I posted this in the "Faux Life" forum, but it's relevant here so I'm bringing this here:
I didn't really watch much of Murder, She Wrote, but my mother and my grandmother (who have both sadly passed) loved the show. So I'm intrigued by the Jessica Fletcher murder theory, so much so I wrote a short fic where she gets arrested.
I also found this article from the Waterford Whisperer out of Ireland:
I guess Jessica is too easy to figure out.
On a more serious note, from what I understand about the show, the reason why I think the murder rate is so high in Cabot Cove and whenever Jessica Fletcher is around has a short and long answer. The short answer is- as has been pointed out before- without a murder, there's no show. I mean, it's not "Kidnapping, She Wrote" or "Robbery, She Wrote", or "Parking Violations, She Wrote".
(Though I guess "Speeding Tickets, She Wrote" could have been a fun series...but I digress)
The long answer is that I believe Murder, She Wrote is supposed to be an '80s version of the classic early 20th century detective tale where there's a huge dinner party and either the host of that party winds up dead or one of the guests. Writing these kinds of stories requires the crimes to have a very personal connection, because the mystery part of the story just doesn't work unless the reader tries to figure out who's got the greatest motivation to commit the murder.
Which is pretty much how the cases on Murder, She Wrote worked. We may not have had a literal dinner party in every episode, but the style was still very much the same- Jessica encounters a group of people, one of those people wind up dead, and the murderer is the one who had the greatest reason to want that person dead. I may be wrong about this, but I'm not sure Jessica solved many of her crimes via great forensic work or even via simple detective work, i.e. clearing someone simply because they had a reasonable alibi. I'm sure Jessica solved her crimes by showing that the murderer had the most personal connection to the crime, either via motive or knowing something about the victim that only the victim could know.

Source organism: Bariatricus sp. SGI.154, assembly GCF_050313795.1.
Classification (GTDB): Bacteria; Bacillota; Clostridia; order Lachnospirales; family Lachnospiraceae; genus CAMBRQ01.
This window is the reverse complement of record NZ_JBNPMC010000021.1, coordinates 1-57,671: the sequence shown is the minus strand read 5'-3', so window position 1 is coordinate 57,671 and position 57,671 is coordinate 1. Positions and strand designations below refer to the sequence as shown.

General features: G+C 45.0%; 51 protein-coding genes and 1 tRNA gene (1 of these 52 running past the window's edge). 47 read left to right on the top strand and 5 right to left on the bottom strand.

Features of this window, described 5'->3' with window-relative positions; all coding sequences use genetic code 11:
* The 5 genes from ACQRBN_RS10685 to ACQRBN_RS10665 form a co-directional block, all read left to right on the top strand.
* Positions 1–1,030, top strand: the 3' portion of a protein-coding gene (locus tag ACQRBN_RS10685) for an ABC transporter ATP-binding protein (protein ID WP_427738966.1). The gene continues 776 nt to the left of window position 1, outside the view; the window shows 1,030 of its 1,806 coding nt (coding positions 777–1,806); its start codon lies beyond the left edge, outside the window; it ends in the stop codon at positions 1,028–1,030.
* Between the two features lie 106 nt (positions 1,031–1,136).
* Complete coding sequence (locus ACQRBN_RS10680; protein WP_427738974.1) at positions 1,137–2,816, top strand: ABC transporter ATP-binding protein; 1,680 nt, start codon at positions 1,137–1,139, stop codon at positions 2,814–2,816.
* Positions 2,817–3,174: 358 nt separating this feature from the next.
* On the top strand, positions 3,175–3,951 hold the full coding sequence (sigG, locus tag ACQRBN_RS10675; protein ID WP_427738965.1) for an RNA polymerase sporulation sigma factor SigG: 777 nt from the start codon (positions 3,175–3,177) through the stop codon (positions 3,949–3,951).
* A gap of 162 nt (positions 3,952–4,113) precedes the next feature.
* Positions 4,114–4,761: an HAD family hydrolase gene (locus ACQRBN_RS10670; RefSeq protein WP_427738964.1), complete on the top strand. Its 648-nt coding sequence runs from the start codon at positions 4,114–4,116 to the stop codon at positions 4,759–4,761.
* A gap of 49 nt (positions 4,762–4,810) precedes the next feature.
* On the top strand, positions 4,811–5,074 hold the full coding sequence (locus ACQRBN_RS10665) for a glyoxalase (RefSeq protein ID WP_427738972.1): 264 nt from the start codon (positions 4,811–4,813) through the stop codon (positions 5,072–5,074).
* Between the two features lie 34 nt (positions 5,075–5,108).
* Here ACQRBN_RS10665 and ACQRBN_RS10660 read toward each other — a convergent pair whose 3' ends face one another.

Which means, personally, the idea that Jessica Fletcher is a serial killer fails the Occam's Razor test. If she was a serial killer, she'd likely need a lot of help to facilitate the murders, planting evidence to not just throw the police off her trail, but to also frame someone else for the murder and make it so believable that the framed party committed the crime that others are convinced they did it. Oh, and do it so well that the people who were framed would actually get convicted of their crimes, which would likely need the assistance of the prosecutors- perhaps all the way up to the Maine Attorney General.
Ultimately, I just look at this series as a product of its time. In the '60s and '70s, you had the end of the Hays Code and the Comics Code, which meant writers could start exploring darker material- so many did. The "pure mystery" featuring the "wholesome detective hero/heroine" where the story was a literal puzzle and the hero stood tall amidst an adoring crowd at the end would give way to the detective who was so affected by the realities of their job that, while they'd be great at it, their lives were still a complete mess as a result (which would eventually give way to the "almost villainous" crime fighters we see now). Stories focused less on figuring out who committed the crimes and started to focus more on the how and why the crimes were committed. The idea that the hero had to be entirely good and the villain entirely bad eventually fell by the wayside, leading to where we are now where lots of shows blur the lines between who is evil and who is good.
In short, it's weird to think about considering how recent the show is, but Murder, She Wrote was a relic, a throwback to a different time. A lot of the inconsistencies- like Cabot Cove's insane murder rate- can be chalked up to the show's format, as I'm sure the creators wanted a show that was "wholesome" and "morally upright", which meant they couldn't place it in a big city and they couldn't have a heroine who was "too dark". It does make me wonder, in this deluge of detective shows where the cops are practically villains themselves, if we're long overdue for a series like Murder, She Wrote where we just get a straight-up "whodunit" with an actually heroic detective putting away actual villains, maybe with that hero struggling but showing they can overcome their struggles.
It may just be too long since we've had an actual hero on our screens.